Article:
As mentioned above, reports have documented allegations about those in need of international protection being physically prevented from entering into Greece, being subjected to severe forms of mistreatment and deprivation of their liberty, property as well as being collectively expelled from the country without having the opportunity to apply for asylum. Thus, it could be argued there are violations of the right to seek and enjoy asylum, right to life, prohibition of torture, right to liberty and security and right to an effective remedy. Yet this blog will only focus on the most relevant rights/issues.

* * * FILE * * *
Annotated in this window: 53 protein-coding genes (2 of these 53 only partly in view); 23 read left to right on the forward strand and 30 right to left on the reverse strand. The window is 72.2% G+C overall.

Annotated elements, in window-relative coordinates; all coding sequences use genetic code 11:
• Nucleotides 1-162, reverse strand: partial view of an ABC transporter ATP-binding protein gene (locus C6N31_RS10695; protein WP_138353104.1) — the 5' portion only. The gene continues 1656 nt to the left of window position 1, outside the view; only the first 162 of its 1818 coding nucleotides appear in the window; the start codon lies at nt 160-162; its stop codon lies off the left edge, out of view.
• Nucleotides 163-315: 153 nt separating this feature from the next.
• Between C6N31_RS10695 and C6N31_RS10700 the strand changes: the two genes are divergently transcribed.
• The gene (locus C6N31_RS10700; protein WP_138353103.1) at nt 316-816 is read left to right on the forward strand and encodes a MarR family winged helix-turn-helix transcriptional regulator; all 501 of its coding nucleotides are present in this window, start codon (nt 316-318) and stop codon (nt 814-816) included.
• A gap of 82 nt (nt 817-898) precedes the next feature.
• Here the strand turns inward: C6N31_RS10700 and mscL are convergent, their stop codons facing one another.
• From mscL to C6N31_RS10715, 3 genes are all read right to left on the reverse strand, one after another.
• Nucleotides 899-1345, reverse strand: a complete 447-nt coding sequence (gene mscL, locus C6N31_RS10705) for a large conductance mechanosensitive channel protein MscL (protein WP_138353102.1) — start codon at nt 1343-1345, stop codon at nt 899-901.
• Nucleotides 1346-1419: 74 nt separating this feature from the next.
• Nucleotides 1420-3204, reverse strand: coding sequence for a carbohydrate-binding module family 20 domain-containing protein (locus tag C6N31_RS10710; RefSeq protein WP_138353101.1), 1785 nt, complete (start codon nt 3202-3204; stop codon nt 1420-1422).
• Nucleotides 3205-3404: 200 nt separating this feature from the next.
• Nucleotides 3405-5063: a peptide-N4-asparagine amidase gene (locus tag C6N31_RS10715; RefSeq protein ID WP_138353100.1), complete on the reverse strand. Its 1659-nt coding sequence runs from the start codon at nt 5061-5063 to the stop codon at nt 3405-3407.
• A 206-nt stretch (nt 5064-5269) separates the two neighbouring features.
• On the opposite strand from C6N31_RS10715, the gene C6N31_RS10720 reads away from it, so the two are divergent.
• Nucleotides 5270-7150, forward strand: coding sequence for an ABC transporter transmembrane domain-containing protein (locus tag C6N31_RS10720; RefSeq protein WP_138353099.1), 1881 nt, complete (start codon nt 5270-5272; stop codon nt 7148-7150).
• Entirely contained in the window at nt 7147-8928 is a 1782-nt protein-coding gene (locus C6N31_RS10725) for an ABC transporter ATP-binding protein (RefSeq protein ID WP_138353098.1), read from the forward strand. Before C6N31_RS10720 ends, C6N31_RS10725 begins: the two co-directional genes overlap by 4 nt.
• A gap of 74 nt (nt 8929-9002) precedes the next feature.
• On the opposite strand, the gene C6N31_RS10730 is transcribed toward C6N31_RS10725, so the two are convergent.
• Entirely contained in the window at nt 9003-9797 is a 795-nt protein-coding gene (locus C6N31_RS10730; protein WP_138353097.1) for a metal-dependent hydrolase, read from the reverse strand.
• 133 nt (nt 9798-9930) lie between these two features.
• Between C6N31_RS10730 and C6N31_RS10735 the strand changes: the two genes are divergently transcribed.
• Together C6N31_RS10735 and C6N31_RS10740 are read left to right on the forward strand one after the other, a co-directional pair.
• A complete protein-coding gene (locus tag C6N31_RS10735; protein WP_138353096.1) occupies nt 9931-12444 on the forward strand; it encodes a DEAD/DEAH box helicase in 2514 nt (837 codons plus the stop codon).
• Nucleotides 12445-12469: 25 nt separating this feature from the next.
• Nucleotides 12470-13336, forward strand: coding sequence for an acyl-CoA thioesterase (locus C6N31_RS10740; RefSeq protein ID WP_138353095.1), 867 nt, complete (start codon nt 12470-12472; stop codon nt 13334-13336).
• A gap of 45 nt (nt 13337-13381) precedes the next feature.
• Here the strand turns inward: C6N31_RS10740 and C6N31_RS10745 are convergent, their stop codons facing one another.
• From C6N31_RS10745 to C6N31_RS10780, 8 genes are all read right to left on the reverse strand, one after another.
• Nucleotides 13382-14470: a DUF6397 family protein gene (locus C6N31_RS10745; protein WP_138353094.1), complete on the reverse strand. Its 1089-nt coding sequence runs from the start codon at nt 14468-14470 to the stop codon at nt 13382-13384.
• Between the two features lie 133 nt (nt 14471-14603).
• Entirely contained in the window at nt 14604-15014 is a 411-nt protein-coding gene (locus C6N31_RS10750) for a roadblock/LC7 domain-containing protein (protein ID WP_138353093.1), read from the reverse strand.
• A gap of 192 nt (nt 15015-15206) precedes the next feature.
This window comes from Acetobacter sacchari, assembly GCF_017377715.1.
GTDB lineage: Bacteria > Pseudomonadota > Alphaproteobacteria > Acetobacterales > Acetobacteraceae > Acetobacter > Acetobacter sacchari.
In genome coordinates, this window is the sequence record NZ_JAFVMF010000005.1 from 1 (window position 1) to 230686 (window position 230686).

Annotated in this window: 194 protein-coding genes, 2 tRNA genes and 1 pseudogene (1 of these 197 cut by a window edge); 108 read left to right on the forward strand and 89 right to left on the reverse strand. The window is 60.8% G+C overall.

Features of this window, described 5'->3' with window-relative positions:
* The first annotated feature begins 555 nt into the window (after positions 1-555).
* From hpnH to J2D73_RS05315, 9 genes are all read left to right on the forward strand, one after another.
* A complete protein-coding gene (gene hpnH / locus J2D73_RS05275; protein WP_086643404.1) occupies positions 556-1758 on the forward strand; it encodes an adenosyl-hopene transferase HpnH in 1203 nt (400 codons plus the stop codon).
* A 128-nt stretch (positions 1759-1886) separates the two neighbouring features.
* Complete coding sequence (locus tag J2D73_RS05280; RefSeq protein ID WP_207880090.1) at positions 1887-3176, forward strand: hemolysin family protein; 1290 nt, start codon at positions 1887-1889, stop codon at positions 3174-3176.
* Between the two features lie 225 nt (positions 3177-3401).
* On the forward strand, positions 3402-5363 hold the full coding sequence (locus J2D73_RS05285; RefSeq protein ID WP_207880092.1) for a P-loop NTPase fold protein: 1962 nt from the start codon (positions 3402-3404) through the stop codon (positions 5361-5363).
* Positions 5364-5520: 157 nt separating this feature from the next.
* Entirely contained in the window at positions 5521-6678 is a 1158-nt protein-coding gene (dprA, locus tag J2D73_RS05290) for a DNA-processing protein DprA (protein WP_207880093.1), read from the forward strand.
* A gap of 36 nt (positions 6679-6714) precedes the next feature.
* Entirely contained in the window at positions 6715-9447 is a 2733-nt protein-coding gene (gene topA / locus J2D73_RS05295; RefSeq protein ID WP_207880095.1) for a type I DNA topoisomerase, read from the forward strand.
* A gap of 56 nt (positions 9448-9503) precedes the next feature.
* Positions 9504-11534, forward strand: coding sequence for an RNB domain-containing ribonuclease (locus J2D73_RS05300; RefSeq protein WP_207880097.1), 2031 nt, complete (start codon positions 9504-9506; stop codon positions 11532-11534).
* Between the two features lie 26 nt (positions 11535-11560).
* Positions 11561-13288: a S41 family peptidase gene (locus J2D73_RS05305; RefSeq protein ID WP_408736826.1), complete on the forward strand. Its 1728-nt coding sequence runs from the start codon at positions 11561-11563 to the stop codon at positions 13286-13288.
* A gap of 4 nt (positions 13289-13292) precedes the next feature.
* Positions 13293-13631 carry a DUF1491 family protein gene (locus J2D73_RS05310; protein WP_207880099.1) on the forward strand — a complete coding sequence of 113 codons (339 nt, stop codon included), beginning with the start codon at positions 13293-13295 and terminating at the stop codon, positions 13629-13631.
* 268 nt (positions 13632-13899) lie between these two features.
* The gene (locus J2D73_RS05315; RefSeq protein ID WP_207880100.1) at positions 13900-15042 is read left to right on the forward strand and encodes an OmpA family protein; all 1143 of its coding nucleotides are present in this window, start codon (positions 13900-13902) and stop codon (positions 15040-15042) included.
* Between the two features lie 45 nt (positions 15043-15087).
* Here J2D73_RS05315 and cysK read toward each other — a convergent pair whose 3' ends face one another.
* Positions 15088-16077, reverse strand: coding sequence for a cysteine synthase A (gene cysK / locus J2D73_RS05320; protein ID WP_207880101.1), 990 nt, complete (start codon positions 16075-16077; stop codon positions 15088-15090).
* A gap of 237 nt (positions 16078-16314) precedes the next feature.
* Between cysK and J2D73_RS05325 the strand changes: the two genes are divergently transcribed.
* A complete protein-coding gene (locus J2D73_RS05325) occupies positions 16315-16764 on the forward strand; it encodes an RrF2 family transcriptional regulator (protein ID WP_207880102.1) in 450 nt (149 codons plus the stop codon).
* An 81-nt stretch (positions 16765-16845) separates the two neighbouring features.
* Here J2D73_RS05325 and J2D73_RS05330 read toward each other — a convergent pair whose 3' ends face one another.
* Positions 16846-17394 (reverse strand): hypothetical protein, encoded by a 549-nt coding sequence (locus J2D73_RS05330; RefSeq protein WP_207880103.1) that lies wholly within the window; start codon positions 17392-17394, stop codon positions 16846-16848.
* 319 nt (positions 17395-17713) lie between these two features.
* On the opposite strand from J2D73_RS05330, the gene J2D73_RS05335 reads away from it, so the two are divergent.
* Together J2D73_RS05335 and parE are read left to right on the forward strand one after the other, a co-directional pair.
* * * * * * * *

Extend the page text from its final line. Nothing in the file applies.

Greece’s suspension of asylum applications is a clear breach of fundamental principle of non-refoulement and it implies that Greece incurs responsibility under international law and EU law. The right to seek asylum is granted in Article 18 and the prohibition of refoulement in Article 19 of the EU Charter of Fundamental Rights. Besides, neither the 1951 Convention nor EU law provides for a legal basis for the suspension of accepting asylum applications. Article 78(3) of the Treaty of the Functioning of the EU was used as a basis by the Greek Government for the suspension of the aforementioned rights. Moreover, this provision requires provisional measures to be adopted by the Council upon a proposal by the Commission and in consultation with the European Parliament, in case one or more EU member states face an emergency situation characterized by a sudden influx of third country nationals. In fact, such a suspension does not apply for the internationally recognized right to seek asylum and the principle of non-refoulement.